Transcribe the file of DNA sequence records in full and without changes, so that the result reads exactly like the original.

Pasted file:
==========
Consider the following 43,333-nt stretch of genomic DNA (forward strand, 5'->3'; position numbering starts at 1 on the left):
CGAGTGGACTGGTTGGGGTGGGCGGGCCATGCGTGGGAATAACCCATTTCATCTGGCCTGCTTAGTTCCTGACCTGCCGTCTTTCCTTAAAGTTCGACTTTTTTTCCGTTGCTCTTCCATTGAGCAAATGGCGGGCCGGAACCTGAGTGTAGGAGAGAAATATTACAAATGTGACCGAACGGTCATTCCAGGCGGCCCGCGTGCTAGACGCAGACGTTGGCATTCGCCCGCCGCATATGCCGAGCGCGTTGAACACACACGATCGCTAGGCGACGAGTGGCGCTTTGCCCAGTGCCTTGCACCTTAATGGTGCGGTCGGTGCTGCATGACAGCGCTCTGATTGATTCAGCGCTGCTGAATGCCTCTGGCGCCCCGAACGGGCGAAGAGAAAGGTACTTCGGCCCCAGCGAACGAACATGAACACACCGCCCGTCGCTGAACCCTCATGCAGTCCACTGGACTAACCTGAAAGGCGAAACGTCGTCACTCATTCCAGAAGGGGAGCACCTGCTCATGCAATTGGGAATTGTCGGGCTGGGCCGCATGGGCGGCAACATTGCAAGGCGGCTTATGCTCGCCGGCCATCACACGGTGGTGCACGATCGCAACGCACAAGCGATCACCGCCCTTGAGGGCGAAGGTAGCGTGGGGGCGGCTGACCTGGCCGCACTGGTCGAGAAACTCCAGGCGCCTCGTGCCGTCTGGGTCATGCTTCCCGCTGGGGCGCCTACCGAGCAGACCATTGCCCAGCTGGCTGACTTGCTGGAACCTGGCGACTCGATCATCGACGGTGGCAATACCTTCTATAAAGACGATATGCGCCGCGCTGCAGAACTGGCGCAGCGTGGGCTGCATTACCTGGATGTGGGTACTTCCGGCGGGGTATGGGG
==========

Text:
Consider the following 43,333-nt stretch of genomic DNA (forward strand, 5'->3'; position numbering starts at 1 on the left):
CGAGTGGACTGGTTGGGGTGGGCGGGCCATGCGTGGGAATAACCCATTTCATCTGGCCTGCTTAGTTCCTGACCTGCCGTCTTTCCTTAAAGTTCGACTTTTTTTCCGTTGCTCTTCCATTGAGCAAATGGCGGGCCGGAACCTGAGTGTAGGAGAGAAATATTACAAATGTGACCGAACGGTCATTCCAGGCGGCCCGCGTGCTAGACGCAGACGTTGGCATTCGCCCGCCGCATATGCCGAGCGCGTTGAACACACACGATCGCTAGGCGACGAGTGGCGCTTTGCCCAGTGCCTTGCACCTTAATGGTGCGGTCGGTGCTGCATGACAGCGCTCTGATTGATTCAGCGCTGCTGAATGCCTCTGGCGCCCCGAACGGGCGAAGAGAAAGGTACTTCGGCCCCAGCGAACGAACATGAACACACCGCCCGTCGCTGAACCCTCATGCAGTCCACTGGACTAACCTGAAAGGCGAAACGTCGTCACTCATTCCAGAAGGGGAGCACCTGCTCATGCAATTGGGAATTGTCGGGCTGGGCCGCATGGGCGGCAACATTGCAAGGCGGCTTATGCTCGCCGGCCATCACACGGTGGTGCACGATCGCAACGCACAAGCGATCACCGCCCTTGAGGGCGAAGGTAGCGTGGGGGCGGCTGACCTGGCCGCACTGGTCGAGAAACTCCAGGCGCCTCGTGCCGTCTGGGTCATGCTTCCCGCTGGGGCGCCTACCGAGCAGACCATTGCCCAGCTGGCTGACTTGCTGGAACCTGGCGACTCGATCATCGACGGTGGCAATACCTTCTATAAAGACGATATGCGCCGCGCTGCAGAACTGGCGCAGCGTGGGCTGCATTACCTGGATGTGGGTACTTCCGGCGGGGTATGGGG